In an HN sub-thread sparked by my ModernWeb.tw slides, I concurred with Patrick Walton on analogies between browsers and the Unix kernel, JS and C. One does not get to write kernel code in any language, at least not yet. Elsewhere in that sub-thread the analogue of JS was identified as architecture-specific assembly code, where the CPU architecture is fixed by physical reality, while software is written in virtual languages compiled to machine code, or run through interpreters.
In any event, whether analogous to C or assembly, JS has had a lock on the “kernel” of the client side. Web “userland code”, in contrast, can be written in a great many languages. Adding a second (bytecode) syntax has looked like a “now you have two problems” loss, against the alternative of one syntax. Until now.
It’s by now a cliché that JS has become the assembly language of the Web. Rather, JS is one syntax for a portable and safe machine language, let’s say. Today I’m pleased to announce that cross-browser work has begun on WebAssembly, a new intermediate representation for safe code on the Web.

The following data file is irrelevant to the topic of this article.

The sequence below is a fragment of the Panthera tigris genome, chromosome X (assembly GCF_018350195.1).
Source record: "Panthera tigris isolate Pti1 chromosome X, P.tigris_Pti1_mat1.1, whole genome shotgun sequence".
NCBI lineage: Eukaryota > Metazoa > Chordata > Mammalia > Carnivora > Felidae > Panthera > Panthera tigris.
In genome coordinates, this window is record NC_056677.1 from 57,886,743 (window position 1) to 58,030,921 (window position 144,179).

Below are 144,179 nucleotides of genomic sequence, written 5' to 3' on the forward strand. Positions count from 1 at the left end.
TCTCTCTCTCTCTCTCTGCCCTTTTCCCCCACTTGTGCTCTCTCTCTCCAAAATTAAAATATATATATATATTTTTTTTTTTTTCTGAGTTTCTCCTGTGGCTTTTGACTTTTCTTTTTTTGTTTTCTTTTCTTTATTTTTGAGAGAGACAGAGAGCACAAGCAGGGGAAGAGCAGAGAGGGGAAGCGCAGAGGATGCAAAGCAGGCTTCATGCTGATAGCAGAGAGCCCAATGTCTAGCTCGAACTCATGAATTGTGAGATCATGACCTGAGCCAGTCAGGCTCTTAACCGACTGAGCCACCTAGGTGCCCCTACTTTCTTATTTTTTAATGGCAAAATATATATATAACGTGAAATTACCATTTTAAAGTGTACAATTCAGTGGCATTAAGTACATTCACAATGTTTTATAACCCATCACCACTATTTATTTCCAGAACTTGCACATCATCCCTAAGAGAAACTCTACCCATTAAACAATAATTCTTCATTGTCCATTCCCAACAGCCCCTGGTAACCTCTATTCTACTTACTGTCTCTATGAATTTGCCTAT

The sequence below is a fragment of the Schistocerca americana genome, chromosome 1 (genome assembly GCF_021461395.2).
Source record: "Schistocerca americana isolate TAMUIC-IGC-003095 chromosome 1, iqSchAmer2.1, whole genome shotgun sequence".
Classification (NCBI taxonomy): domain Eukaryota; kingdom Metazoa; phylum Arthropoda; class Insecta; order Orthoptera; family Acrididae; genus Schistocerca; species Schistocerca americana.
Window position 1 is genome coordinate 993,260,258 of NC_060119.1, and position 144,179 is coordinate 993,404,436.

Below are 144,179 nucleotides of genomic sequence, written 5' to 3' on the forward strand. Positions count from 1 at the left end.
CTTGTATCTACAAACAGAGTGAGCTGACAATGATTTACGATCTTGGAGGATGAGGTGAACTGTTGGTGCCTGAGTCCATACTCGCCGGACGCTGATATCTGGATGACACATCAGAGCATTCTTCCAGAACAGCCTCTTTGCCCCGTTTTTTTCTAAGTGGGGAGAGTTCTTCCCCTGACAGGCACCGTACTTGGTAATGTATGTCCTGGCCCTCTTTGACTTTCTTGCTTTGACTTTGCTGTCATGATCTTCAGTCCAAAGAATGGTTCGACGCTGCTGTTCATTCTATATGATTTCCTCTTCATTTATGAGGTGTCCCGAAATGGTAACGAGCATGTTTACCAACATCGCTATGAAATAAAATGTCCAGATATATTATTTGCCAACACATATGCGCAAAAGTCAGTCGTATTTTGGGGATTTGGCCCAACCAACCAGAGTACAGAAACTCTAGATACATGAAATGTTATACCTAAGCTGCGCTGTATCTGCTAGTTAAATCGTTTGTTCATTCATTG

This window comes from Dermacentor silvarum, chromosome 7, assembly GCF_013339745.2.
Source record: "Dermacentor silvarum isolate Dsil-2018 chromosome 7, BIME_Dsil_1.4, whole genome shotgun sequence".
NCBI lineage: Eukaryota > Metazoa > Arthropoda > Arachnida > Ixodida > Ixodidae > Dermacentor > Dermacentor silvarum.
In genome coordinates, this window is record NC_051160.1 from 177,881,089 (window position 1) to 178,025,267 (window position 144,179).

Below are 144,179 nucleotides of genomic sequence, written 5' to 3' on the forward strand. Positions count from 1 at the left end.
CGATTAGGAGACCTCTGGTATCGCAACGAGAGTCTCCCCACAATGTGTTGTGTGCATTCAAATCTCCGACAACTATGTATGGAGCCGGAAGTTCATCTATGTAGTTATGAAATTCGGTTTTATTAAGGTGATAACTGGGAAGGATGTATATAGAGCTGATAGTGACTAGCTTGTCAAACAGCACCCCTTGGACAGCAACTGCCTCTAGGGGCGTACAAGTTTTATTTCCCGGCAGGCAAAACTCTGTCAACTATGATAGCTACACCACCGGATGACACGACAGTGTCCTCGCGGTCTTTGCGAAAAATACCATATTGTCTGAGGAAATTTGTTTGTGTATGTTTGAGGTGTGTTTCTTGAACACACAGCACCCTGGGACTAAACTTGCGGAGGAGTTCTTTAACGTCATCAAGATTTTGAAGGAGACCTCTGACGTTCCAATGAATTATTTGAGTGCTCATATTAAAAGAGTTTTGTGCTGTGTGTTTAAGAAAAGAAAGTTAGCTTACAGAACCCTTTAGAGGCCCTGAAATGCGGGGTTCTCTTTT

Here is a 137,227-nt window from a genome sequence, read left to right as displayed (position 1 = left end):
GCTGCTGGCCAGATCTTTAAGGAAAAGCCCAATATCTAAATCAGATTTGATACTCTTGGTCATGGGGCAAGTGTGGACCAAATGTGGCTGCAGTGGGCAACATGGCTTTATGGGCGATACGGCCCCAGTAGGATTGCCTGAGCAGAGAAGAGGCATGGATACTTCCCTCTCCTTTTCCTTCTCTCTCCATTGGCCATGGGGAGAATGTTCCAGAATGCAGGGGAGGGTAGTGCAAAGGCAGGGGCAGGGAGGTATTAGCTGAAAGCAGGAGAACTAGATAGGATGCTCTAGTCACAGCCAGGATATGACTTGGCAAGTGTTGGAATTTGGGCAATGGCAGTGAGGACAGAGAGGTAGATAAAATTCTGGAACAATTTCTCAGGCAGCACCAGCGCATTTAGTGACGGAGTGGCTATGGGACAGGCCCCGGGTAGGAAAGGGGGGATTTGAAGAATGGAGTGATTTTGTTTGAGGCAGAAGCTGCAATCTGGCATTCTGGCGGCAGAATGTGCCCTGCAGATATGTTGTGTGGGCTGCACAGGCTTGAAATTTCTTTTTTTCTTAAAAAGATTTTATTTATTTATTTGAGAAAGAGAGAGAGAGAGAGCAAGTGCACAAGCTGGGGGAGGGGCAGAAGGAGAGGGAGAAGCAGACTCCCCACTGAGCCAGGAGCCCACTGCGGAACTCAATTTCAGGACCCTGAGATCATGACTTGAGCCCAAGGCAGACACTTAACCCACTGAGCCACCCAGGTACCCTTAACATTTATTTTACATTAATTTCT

I’m happy to report that we at Mozilla have started working with Chromium, Edge and WebKit engineers on creating a new standard, WebAssembly, that defines a portable, size- and load-time-efficient format and execution model specifically designed to serve as a compilation target for the Web. As reflected in the high-level goals, a central requirement for WebAssembly is that it integrate well with the rest of the Web platform and that the initial version run efficiently on current browsers using a client-side polyfill. As demonstrated, the polyfill can leverage asm.js to get great performance. For existing Emscripten/asm.js users, targeting WebAssembly will be as easy as flipping a flag. Thus, it is natural to view WebAssembly as the next evolutionary step of asm.js (a step many have requested and anticipated).
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